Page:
Publications by authors named "Muniba Fayyaz"

10 Publications

  • Page 1 of 1

Current Trends in Biomarkers for Traumatic Brain Injury.

Open Access J Neurol Neurosurg 2020 8;12(4):86-94. Epub 2020 Jan 8.

Department of Neurology and Center for Translational Neuroscience, School of Medicine, University of Missouri, Columbia, MO, USA.

Neurotrauma, especially Traumatic Brain Injury (TBI) is a major health concern not only for the civilian population but also for the military personnel. Currently there are no precision and regenerative therapies available for the successful treatment of TBI patients. Hence, early detection and treatment options may prevent the severity and untoward harmful effects of TBI. However, currently there are no effective biomarkers available for the rapid and robust diagnosis as well as prognosis of TBI. Several biomarkers in blood, cerebrospinal fluid (CSF), saliva and urine have been explored to assess the onset, progression, severity and prognosis of TBI recently. Present knowledge on the blood biomarkers including cytokines and chemokines and in vivo imaging modalities are useful to some extent to detect and treat TBI patients. Here, we review S100B, Glial Fibrillary Acidic Protein (GFAP), Neuron Specific Enolase (NSE), Myelin Basic Protein (MBP), Ubiquitin C-terminal Hydrolase L1 (UCHL1), tau protein, and alpha spectrin II break down products regarding their usefulness as a set of reliable biomarkers for the robust diagnosis of TBI. We suggest that these biomarkers may prove very useful for the diagnosis and prognosis of TBI.
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http://www.ncbi.nlm.nih.gov/pmc/articles/PMC7410004PMC
January 2020

An Overview of Therapeutic Options in Relapsing-remitting Multiple Sclerosis.

Cureus 2019 Jul 26;11(7):e5246. Epub 2019 Jul 26.

Internal Medicine, Shifa International Medical College, Islamabad, PAK.

Multiple sclerosis (MS) is a chronic disorder of the central nervous system (CNS). MS affects 2.1 million individuals every year and is also considered a major cause of economic health burden around the world. Genetics and environmental factors both play a role in the pathogenesis of MS by activating the immune response and causing inflammation. Patients with MS can have various clinical courses, but the most common pattern seen is relapsing-remitting multiple sclerosis (RRMS). Multiple therapeutic options have been studied to prevent RRMS patients from frequent relapses. The oldest and most frequently used medication for MS is interferon beta, either used alone or as add-on therapy with other drugs. Newer treatment options that have been recently approved to control MS symptoms and suppress the inflammation are glatiramer acetate and siponimod. Infusion therapies consisting of monoclonal antibodies and immunosuppressive drugs have also been studied in the recent past. Some trials have been conducted on the use of stem cells for RRMS patients. We have briefly discussed all treatment options and the response of RRMS patients in multiple trials.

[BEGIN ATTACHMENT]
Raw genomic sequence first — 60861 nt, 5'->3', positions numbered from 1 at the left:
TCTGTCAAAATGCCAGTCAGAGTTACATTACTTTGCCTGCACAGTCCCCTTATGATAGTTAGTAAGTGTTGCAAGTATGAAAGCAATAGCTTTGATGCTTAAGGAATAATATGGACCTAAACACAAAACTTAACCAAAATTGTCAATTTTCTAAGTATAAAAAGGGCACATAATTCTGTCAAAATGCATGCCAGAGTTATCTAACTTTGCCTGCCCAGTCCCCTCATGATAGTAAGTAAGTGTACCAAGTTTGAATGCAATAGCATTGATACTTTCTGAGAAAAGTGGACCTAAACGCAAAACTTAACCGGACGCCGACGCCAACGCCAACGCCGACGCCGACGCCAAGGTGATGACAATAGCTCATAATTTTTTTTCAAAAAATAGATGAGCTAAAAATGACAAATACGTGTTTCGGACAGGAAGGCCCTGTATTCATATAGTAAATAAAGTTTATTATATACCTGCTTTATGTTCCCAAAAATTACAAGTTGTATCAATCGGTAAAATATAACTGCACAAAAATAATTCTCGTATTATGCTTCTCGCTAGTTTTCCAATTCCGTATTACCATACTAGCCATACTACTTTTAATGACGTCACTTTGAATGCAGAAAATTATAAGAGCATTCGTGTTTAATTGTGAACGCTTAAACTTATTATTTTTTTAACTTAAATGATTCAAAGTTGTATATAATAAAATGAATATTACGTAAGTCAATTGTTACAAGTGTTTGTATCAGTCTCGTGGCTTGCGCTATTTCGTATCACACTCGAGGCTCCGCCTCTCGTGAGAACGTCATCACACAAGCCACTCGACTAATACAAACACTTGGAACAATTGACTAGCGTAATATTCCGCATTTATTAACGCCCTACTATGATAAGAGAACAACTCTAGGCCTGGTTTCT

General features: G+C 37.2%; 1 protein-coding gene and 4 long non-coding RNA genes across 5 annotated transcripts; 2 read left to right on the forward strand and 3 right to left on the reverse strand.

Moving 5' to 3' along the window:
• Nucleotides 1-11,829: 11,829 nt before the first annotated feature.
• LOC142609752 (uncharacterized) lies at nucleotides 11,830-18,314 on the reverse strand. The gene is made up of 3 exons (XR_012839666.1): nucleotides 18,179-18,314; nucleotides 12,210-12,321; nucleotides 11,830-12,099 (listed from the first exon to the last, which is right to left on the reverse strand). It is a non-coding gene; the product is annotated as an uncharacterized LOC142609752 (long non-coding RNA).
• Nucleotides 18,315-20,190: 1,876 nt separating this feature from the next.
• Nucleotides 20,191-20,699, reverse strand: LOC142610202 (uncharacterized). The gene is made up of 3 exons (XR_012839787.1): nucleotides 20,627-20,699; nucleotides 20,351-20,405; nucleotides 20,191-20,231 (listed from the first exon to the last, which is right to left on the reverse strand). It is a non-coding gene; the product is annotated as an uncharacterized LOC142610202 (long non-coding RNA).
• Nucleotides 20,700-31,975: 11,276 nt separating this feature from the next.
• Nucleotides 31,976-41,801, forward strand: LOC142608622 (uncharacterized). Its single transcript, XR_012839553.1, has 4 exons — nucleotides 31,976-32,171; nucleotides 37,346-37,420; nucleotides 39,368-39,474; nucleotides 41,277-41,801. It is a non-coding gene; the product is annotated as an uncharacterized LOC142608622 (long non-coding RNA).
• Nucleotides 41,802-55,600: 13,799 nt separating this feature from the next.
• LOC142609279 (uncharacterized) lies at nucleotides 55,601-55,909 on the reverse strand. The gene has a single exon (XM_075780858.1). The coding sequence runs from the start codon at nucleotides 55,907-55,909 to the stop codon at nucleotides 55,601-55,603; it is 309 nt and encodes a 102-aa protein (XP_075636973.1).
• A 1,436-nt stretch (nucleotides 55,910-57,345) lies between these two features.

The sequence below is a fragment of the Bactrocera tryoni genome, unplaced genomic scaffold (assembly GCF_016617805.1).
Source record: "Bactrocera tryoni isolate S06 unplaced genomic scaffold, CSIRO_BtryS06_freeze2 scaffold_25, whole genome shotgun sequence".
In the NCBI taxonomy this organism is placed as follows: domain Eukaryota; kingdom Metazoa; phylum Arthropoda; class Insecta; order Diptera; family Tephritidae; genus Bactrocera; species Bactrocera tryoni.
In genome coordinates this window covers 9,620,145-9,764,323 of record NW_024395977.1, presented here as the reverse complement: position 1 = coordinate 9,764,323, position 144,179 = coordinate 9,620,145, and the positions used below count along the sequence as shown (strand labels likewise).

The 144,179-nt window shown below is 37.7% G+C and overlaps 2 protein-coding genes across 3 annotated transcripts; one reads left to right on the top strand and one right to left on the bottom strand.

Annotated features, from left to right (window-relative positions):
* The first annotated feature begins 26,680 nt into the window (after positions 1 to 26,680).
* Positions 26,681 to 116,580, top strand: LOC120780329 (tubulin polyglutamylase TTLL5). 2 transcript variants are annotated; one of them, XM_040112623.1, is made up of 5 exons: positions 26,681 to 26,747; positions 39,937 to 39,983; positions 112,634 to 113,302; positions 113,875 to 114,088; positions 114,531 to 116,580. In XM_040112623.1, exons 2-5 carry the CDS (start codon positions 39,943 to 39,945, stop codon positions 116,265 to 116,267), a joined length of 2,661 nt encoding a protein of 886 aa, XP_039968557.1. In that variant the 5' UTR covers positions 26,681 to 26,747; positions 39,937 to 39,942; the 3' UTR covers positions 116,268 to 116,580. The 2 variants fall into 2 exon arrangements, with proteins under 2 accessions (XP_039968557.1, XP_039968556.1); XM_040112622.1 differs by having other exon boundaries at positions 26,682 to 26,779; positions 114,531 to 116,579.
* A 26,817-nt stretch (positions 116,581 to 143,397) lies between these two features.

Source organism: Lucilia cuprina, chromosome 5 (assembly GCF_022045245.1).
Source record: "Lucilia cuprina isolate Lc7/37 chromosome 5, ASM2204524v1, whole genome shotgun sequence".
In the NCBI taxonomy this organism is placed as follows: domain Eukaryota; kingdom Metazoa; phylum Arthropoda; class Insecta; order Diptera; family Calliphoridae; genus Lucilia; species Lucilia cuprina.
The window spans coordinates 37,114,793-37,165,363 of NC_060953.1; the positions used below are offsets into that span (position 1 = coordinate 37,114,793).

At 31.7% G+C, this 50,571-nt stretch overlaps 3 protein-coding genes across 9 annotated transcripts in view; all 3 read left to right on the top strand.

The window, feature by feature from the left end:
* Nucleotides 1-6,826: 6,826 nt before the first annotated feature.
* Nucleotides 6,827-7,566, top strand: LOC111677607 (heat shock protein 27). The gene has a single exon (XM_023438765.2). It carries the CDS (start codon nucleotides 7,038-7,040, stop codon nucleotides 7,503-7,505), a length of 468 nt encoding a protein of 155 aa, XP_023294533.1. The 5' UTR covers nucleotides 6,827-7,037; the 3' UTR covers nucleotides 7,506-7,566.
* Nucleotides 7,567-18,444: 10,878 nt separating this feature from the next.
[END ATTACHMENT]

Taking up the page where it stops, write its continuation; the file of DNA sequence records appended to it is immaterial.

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http://dx.doi.org/10.7759/cureus.5246DOI Listing
http://www.ncbi.nlm.nih.gov/pmc/articles/PMC6759037PMC
July 2019

The Role of Warfarin and Rivaroxaban in the Treatment of Cerebral Venous Thrombosis.

Cureus 2019 May 2;11(5):e4589. Epub 2019 May 2.

Cardiology, Sindh Medical College, Dow University of Health Sciences, Karachi, PAK.

Cerebral venous thrombosis (CVT) is a rare complication of hypercoagulable states such as pregnancy, lupus anticoagulant syndrome, systemic lupus erythematosus, Crohn's disease, ulcerative colitis, malignancies, and the use of oral contraceptive pills. It most commonly occurs in young people, especially women, but can occur in the elderly as well. The signs and symptoms vary from focal neurological deficiencies to alteration in mental status. In this review, we compare the efficacy and safety profile of traditional anticoagulants heparin and vitamin K antagonists (warfarin) to novel oral anticoagulants, which include rivaroxaban, apixaban, dabigatran. The advantages of the new anticoagulants are their effectiveness, short half-life, oral intake instead of parenteral, and the decreased need for constantly monitoring prothrombin time (PT), activated partial thromboplastin time (APTT), and the international normalized ratio (INR). In this review, we discuss studies that demonstrate that these novel oral anticoagulants are effective and safe in treating cerebral venous thrombosis without many adverse effects when compared with traditional treatment options. There are also some case reports that point towards the effectiveness of newer agents; however, we need more studies with bigger samples to reach a conclusion in favor of new oral anticoagulants. The studies that have already been conducted can become the basis for conducting newer studies that can revolutionize the modern treatment for conditions like CVT.